Non-medical factors most closely linked to death risk!

Although there has been plenty of research linking mortality to various habits and lifestyle factors, scientists at the University of British Columbia (UBC) in Vancouver, Canada — in collaboration with colleagues from other institutions — have identified the 10 factors most likely to lead to death.

Although there has been plenty of research linking mortality to various habits and lifestyle factors, scientists at the University of British Columbia (UBC) in Vancouver, Canada — in collaboration with colleagues from other institutions — have identified the 10 factors most likely to lead to death.

The new study appears in the journal PNAS. The research aimed to better understand the stagnation in life expectancy occurring in the United States over the past 3 decades compared with other industrialized countries.

According to the study, the top three factors most closely connected to death are smoking, experiencing divorce, and having engaged in alcohol misuse.

The full list of the top 10 factors that most strongly predict death is as follows:

1.       smoking (currently)

2.       history of divorce

3.       history of alcohol misuse

4.       recent financial difficulties

5.       history of unemployment

6.       smoking (previously)

7.       lower life satisfaction

8.       never having been married

9.       history of using food stamps

10.   negative affectivity

Analyzing the data

A recent estimate of U.S. life expectancy stood at 78.6 years, while 11 other industrialized nations averaged about 82.3 years. This represented a gain of just 4.9 years for the U.S. between 1980 and 2017, while other nations added an average of 7.8 years.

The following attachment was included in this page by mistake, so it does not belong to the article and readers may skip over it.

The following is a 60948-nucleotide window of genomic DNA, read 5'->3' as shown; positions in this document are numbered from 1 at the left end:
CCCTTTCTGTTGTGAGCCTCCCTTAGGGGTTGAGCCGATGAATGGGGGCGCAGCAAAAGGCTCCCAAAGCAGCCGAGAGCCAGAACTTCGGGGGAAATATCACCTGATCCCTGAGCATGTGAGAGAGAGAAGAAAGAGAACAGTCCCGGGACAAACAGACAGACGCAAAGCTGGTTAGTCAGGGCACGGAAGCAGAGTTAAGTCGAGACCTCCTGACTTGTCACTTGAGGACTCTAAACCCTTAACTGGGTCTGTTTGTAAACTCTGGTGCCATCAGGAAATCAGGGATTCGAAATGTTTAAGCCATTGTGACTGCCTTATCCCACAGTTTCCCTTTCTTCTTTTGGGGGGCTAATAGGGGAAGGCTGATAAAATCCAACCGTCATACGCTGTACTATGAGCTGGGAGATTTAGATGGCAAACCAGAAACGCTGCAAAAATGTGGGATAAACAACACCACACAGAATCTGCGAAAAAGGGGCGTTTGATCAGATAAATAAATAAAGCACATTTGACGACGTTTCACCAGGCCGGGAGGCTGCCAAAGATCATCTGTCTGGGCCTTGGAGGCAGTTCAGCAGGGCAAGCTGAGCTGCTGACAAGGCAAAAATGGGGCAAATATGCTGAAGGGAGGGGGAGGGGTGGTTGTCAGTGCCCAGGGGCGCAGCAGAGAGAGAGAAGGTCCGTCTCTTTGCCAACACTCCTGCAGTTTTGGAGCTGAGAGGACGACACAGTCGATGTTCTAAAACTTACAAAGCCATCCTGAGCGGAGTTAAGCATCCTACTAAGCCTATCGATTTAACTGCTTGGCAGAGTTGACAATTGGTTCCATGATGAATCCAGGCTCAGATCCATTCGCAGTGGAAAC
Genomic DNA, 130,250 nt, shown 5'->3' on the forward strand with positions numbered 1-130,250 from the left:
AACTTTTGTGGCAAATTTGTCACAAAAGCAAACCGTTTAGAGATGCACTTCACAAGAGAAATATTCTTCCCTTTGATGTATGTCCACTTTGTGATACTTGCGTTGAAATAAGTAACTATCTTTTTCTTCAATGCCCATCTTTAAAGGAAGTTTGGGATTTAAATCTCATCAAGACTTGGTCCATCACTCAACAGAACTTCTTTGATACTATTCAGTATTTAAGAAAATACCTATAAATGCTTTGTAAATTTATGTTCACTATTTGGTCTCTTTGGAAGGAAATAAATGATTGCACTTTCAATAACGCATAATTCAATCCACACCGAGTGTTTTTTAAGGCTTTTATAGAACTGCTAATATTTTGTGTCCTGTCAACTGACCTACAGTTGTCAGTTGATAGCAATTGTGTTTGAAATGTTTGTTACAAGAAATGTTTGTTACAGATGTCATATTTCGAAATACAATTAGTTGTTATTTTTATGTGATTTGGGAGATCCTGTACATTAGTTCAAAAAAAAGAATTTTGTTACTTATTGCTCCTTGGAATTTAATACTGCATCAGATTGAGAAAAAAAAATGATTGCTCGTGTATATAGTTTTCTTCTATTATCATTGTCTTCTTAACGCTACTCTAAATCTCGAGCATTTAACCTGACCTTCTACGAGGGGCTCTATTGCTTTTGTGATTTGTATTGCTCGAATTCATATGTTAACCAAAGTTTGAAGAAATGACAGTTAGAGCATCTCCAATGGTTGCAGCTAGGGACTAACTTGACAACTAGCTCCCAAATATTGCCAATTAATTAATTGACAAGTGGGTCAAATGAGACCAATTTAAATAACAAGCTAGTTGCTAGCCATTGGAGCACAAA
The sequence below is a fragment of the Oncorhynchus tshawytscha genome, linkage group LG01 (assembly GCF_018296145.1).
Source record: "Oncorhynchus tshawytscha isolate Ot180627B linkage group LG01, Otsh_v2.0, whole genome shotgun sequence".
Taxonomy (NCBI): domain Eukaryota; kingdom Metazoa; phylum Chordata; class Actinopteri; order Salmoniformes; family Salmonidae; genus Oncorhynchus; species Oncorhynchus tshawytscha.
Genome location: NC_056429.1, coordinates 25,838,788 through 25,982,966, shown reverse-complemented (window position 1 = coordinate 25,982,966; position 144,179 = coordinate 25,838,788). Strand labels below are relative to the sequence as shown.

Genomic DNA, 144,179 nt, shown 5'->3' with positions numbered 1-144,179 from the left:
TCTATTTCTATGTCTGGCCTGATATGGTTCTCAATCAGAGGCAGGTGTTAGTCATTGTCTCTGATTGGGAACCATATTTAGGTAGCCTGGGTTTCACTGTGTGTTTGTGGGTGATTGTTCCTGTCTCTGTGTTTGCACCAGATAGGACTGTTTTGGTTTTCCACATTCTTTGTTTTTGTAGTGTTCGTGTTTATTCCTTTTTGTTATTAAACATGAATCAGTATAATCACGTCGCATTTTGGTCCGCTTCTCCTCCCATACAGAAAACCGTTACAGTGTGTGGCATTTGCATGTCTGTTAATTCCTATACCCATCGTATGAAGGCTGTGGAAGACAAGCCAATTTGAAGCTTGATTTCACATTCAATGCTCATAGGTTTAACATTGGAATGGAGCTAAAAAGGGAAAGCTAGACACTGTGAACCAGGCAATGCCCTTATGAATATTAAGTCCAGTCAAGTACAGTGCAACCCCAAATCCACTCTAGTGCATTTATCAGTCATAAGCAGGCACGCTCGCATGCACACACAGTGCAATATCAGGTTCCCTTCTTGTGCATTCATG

Biological and medical factors are likely part of the reason, and advances in medicine that aim to address these factors continue. The roles of social, psychological, economic, and behavioral factors in life expectancy are less well understood, and researchers often study them in isolation.

This means that it is unclear which of these nonmedical factors are the strongest predictors of mortality risk — a knowledge gap the new study hoped to fill.

The study, which Eli Puterman of UBC led, included the data of 13,611 adults who took part in the U.S. Health and Retirement Study. This was a nationally representative sample of U.S. adults aged 52–104. The average age was 69.3. Scientists collected these data between 1992 and 2008 and analyzed them in relation to deaths that occurred between 2008 and 2014.


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